Detroit Lions: Michael Brockers
After making the trade for Michael Brockers last offseason, it seemed like Brockers could be a long-term part of their future. However, Detroit has made a commitment to investing in the trenches along the DL. On the interior, between Levi Onwuzurike, Alim McNeil, Josh Paschal, and the other players they have on the edge, moving on from a veteran on the DL would make sense. In addition, by cutting Brockers, Detroit could save around $1M this season and $10M next season.
Green Bay Packers: Randall Cobb
This move was mainly made thanks to the request of Aaron Rodgers, but it never made too much sense in the first place, as Cobb had just 25 catches last season. This would not be a cap saving move and the WR group is already thinner than last season but moving on from Cobb would give younger options like Amari Rogers and Romeo Doubs a chance to play early.
Houston Texans: Kamu Grugier-Hill
Currently, the Texans are struggling to find an identity for their team. Last offseason, the Texans signed a large number of veterans to short-term deals, and while the team remained more competitive than people thought they would be, the team still finished with the third-worst record in the league. Heading into Year 2 with Nick Caserio as the GM, the Texans should prioritize getting younger, particularly on the defensive side of the ball. This could start with parting ways with Kamu Grugier-Hill in order to pave the way for rookie linebacker Christian Harris. Cutting Grugier-Hill would save the Texans around $2.41M while only incurring a dead cap penalty of $1.5M.
Indianapolis Colts: Ryan Kelly
This would truly be a surprising move by the Colts considering that their offensive line is highly regarded as one of the best in the NFL. Furthermore, cutting Kelly would save the Colts only $3.5M while incurring a dead cap hit of $6.25M. However, Kelly has only been able to play a full season twice in his six-year career, and backup Danny Pinter has shown flashes of being able to pick up the slack in Kelly’s absence. While it may not make a lot of sense from a financial standpoint, the Colts could value Pinter’s ability to stay healthy in comparison with Kelly.
Jacksonville Jaguars: Marvin Jones
Even though cutting Marvin Jones would not make the most sense from a financial perspective, it is certainly a move the Jaguars could consider. Jacksonville would only save $3.5M while incurring a dead cap hit of around $5.21M, but this could be a move that helps to elevate some other receivers who figure to play a bigger role in the future of this franchise—Marvin Jones is currently 32 years old. The Jaguars just signed Christian Kirk and Zay Jones in the offseason and also will get former first-round pick Travis Etienne back, who could see several snaps as a receiver. Moreover, the Jaguars still have Laviska Shenault who could see more targets as a result of the Jaguars parting ways with Jones.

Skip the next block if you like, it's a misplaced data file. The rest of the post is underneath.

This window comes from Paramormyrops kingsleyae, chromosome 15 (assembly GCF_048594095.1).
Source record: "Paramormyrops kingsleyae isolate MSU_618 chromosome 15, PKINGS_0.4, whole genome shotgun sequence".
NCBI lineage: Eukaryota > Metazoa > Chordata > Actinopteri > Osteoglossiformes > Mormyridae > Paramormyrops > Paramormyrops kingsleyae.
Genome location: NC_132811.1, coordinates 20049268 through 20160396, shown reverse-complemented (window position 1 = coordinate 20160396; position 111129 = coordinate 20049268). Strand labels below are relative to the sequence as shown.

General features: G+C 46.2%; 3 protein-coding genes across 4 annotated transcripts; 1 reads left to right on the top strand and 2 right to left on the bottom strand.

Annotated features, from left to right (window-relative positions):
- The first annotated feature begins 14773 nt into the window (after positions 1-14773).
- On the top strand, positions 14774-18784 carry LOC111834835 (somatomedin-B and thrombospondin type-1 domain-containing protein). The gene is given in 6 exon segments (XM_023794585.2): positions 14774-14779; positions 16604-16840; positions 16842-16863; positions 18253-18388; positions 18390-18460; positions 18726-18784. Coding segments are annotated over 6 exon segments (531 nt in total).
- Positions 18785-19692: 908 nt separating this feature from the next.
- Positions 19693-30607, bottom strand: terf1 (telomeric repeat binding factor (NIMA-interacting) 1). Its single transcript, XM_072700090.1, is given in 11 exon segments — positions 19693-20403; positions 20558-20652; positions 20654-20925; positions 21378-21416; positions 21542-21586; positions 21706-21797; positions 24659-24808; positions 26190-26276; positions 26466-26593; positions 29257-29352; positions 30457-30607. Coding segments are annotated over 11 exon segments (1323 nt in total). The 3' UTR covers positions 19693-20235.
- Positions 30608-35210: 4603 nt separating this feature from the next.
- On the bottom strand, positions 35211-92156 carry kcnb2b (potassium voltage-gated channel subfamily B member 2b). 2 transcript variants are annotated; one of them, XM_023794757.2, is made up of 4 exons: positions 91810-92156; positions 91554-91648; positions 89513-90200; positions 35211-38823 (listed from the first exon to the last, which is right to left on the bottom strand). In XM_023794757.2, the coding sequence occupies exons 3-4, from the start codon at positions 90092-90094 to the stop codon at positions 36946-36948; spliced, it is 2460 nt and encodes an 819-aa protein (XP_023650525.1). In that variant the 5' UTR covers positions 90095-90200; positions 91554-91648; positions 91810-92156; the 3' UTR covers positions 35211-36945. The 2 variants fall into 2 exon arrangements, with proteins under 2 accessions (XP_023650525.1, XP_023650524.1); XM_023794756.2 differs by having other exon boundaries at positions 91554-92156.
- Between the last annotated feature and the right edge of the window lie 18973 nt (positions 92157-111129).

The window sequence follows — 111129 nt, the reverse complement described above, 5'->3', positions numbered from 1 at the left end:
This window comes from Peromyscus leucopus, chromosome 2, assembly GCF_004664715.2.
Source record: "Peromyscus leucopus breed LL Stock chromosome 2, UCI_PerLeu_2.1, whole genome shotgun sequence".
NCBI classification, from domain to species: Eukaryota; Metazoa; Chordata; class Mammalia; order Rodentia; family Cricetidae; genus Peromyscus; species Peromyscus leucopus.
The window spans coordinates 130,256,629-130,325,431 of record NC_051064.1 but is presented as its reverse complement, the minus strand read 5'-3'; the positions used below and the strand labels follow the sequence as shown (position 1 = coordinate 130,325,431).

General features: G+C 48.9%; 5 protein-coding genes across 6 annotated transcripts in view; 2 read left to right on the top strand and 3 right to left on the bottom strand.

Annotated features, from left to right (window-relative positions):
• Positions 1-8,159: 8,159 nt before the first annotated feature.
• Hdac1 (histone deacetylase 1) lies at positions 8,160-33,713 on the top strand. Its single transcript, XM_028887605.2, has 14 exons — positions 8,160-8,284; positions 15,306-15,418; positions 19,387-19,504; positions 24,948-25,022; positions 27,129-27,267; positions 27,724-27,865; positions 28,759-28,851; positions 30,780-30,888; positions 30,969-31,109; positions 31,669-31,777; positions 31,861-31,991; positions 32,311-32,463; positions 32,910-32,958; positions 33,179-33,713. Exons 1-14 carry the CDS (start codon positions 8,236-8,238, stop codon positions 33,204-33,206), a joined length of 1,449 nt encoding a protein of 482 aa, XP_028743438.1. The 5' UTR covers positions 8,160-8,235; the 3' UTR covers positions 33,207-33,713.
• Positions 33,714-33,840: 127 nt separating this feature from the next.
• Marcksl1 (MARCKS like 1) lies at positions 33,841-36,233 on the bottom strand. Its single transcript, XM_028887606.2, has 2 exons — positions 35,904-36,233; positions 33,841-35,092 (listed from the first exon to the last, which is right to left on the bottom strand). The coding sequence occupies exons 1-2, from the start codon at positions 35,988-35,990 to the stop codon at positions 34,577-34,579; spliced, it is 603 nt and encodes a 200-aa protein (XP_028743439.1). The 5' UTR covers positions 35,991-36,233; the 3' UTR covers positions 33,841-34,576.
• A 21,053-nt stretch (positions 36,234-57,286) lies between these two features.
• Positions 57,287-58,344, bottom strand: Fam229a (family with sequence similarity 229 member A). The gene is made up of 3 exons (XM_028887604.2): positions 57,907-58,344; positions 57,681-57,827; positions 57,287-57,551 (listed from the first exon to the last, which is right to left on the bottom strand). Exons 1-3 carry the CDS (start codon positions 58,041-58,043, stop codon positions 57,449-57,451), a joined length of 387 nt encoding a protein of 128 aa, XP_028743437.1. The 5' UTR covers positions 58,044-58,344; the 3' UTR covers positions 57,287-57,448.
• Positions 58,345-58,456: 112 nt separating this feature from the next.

Kansas City Chiefs: Mecole Hardman
Although it would be a very surprising move for the Chiefs to move on from Mecole Hardman in the same offseason, they also sent Tyreek Hill away to the Dolphins, it’s not out of the realm of possibilities. A lot of it would be contingent on how ready rookie Skyy Moore would be to contribute to this team. If Moore is more (no pun intended) than ready to contribute right away, this could make Hardman more expendable to a certain degree. Cutting Hardman would save the Chiefs around $4M while only incurring a dead cap hit of $413,191. It’s not the most ideal move, but it is possible, especially if the Chiefs move away from a passing game that would make Hardman an effective receiver.
Las Vegas Raiders: Denzelle Good
While Denzelle Good may not be a household name, he proved to be a solid guard for the Raiders in 2019 and 2020. If it wasn’t for a torn ACL in Week 1 of the 2021 season, Good could have been on his way to another solid campaign; however, with the Raiders spending a third-round pick on Memphis guard Dylan Parham, Good’s days as a Raider could be numbered, especially under a new regime. Cutting Good would save the Raiders $3.71M while not incurring a dead cap hit.
Los Angeles Chargers: Michael Davis
Michael Davis earned a three-year, $25.2M contract extension after a solid 2020 campaign, but he struggled immensely as the Chargers no. 1 corner in 2021. Due to his struggles among other factors, the Chargers decided to bring in All-Pro CB J.C. Jackson to be their true top corner; however, this move along with signing Bryce Callahan may have made Davis expendable. Even though the Chargers would only save $2.375 M and incur a dead cap hit of $7M, it could be a move worth doing for the future for the Chargers.
Los Angeles Rams: Matt Gay
This one may be a big surprise, as Gay has kicked very well over the past few years and was a Pro Bowler in 2021, but the Rams have very few veterans that could be cut. Tyler Higbee is one that could make sense, but they have very little depth behind him. For Gay, he missed two key kicks in the playoffs last season, and cutting him would save $2.5M, not to mention, they signed Texas’ Cameron Dicker as a UDFA.
Miami Dolphins: Michael Deiter
It is highly likely that Michael Deiter will be in the running for the starting center job on the Dolphins this upcoming season, but Deiter has had his fair share of struggles in Miami. If Conor Williams ends up being the starting center and Liam Eichenberg is moved to guard, Deiter could be the odd man out. If the Dolphins decided to cut Deiter, they would save $2.54 M while only incurring a dead cap hit of $246,312.
Minnesota Vikings: Greg Joseph
It’s not every day where parting ways with a kicker is seen as a surprise move, but this could certainly be the case for the Minnesota Vikings. They are in a similar situation to the Broncos where they just don’t have many players who would save them a lot of money by cutting. Joseph had a strong year in 2021, knocking down 86.8% of his field goal attempts and 90% of his extra points. The only issue was that Joseph did miss a number of important kicks that along with other factors led to the Vikings narrowly missing the playoffs for the second year in a row. Cutting Joseph would lead to the Vikings saving $2.433M while not incurring a dead cap hit, but they would have to act swiftly to add another kicker after undrafted rookie Gabe Brkic was claimed off of waivers by divisional foe the Green Bay Packers recently.